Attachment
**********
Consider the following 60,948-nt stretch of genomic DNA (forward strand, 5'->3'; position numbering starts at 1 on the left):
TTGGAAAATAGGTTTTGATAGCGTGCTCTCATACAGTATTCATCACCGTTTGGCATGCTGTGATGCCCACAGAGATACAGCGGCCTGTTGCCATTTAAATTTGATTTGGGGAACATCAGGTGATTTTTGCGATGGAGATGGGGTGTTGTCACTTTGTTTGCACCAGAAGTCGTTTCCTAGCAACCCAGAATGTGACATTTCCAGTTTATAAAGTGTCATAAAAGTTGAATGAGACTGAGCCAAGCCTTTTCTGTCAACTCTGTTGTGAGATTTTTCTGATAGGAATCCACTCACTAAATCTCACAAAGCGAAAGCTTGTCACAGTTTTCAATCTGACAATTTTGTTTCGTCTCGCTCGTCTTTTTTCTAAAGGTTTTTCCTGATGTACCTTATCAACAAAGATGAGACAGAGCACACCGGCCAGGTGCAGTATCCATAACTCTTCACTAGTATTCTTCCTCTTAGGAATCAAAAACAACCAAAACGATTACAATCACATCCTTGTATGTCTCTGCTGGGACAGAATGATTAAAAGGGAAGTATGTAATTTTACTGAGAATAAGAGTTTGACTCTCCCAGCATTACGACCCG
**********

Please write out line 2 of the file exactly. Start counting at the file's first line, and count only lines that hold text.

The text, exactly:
TTGGAAAATAGGTTTTGATAGCGTGCTCTCATACAGTATTCATCACCGTTTGGCATGCTGTGATGCCCACAGAGATACAGCGGCCTGTTGCCATTTAAATTTGATTTGGGGAACATCAGGTGATTTTTGCGATGGAGATGGGGTGTTGTCACTTTGTTTGCACCAGAAGTCGTTTCCTAGCAACCCAGAATGTGACATTTCCAGTTTATAAAGTGTCATAAAAGTTGAATGAGACTGAGCCAAGCCTTTTCTGTCAACTCTGTTGTGAGATTTTTCTGATAGGAATCCACTCACTAAATCTCACAAAGCGAAAGCTTGTCACAGTTTTCAATCTGACAATTTTGTTTCGTCTCGCTCGTCTTTTTTCTAAAGGTTTTTCCTGATGTACCTTATCAACAAAGATGAGACAGAGCACACCGGCCAGGTGCAGTATCCATAACTCTTCACTAGTATTCTTCCTCTTAGGAATCAAAAACAACCAAAACGATTACAATCACATCCTTGTATGTCTCTGCTGGGACAGAATGATTAAAAGGGAAGTATGTAATTTTACTGAGAATAAGAGTTTGACTCTCCCAGCATTACGACCCG